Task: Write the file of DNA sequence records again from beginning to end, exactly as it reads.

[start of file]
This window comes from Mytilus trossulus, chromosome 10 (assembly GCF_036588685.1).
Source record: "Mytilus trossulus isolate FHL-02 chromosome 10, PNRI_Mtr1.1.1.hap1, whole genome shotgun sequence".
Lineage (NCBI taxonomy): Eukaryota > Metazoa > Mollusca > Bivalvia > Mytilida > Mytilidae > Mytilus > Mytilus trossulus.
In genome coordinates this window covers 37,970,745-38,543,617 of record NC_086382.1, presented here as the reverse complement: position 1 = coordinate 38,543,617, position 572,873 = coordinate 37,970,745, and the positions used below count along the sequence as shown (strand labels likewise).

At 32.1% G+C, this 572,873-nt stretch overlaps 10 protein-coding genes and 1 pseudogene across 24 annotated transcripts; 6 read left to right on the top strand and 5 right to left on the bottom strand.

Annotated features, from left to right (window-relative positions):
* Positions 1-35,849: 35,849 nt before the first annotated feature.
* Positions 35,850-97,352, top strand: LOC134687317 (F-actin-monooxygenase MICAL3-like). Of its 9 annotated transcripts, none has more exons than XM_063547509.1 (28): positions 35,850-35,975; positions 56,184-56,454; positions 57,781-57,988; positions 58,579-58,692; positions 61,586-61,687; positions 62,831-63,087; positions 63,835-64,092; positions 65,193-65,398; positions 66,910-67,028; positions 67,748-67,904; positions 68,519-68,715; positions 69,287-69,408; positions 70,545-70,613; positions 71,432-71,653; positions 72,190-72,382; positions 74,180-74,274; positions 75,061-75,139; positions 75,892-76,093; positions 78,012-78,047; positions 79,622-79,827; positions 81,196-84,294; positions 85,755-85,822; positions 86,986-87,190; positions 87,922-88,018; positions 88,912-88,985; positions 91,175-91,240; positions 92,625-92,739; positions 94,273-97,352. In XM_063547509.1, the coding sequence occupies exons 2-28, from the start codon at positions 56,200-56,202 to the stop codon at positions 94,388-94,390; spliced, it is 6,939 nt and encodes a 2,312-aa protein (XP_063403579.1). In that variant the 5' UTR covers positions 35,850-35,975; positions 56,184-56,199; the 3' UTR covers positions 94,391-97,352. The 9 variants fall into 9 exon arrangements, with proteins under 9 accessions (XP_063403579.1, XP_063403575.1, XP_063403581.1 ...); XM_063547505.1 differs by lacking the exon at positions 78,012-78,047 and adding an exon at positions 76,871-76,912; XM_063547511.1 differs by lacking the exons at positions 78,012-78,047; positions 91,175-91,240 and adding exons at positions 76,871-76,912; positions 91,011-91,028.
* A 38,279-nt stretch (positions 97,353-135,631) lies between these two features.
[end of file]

This window comes from Mytilus trossulus, chromosome 10 (assembly GCF_036588685.1).
Source record: "Mytilus trossulus isolate FHL-02 chromosome 10, PNRI_Mtr1.1.1.hap1, whole genome shotgun sequence".
Lineage (NCBI taxonomy): Eukaryota > Metazoa > Mollusca > Bivalvia > Mytilida > Mytilidae > Mytilus > Mytilus trossulus.
In genome coordinates this window covers 37,970,745-38,543,617 of record NC_086382.1, presented here as the reverse complement: position 1 = coordinate 38,543,617, position 572,873 = coordinate 37,970,745, and the positions used below count along the sequence as shown (strand labels likewise).

At 32.1% G+C, this 572,873-nt stretch overlaps 10 protein-coding genes and 1 pseudogene across 24 annotated transcripts; 6 read left to right on the top strand and 5 right to left on the bottom strand.

Annotated features, from left to right (window-relative positions):
* Positions 1-35,849: 35,849 nt before the first annotated feature.
* Positions 35,850-97,352, top strand: LOC134687317 (F-actin-monooxygenase MICAL3-like). Of its 9 annotated transcripts, none has more exons than XM_063547509.1 (28): positions 35,850-35,975; positions 56,184-56,454; positions 57,781-57,988; positions 58,579-58,692; positions 61,586-61,687; positions 62,831-63,087; positions 63,835-64,092; positions 65,193-65,398; positions 66,910-67,028; positions 67,748-67,904; positions 68,519-68,715; positions 69,287-69,408; positions 70,545-70,613; positions 71,432-71,653; positions 72,190-72,382; positions 74,180-74,274; positions 75,061-75,139; positions 75,892-76,093; positions 78,012-78,047; positions 79,622-79,827; positions 81,196-84,294; positions 85,755-85,822; positions 86,986-87,190; positions 87,922-88,018; positions 88,912-88,985; positions 91,175-91,240; positions 92,625-92,739; positions 94,273-97,352. In XM_063547509.1, the coding sequence occupies exons 2-28, from the start codon at positions 56,200-56,202 to the stop codon at positions 94,388-94,390; spliced, it is 6,939 nt and encodes a 2,312-aa protein (XP_063403579.1). In that variant the 5' UTR covers positions 35,850-35,975; positions 56,184-56,199; the 3' UTR covers positions 94,391-97,352. The 9 variants fall into 9 exon arrangements, with proteins under 9 accessions (XP_063403579.1, XP_063403575.1, XP_063403581.1 ...); XM_063547505.1 differs by lacking the exon at positions 78,012-78,047 and adding an exon at positions 76,871-76,912; XM_063547511.1 differs by lacking the exons at positions 78,012-78,047; positions 91,175-91,240 and adding exons at positions 76,871-76,912; positions 91,011-91,028.
* A 38,279-nt stretch (positions 97,353-135,631) lies between these two features.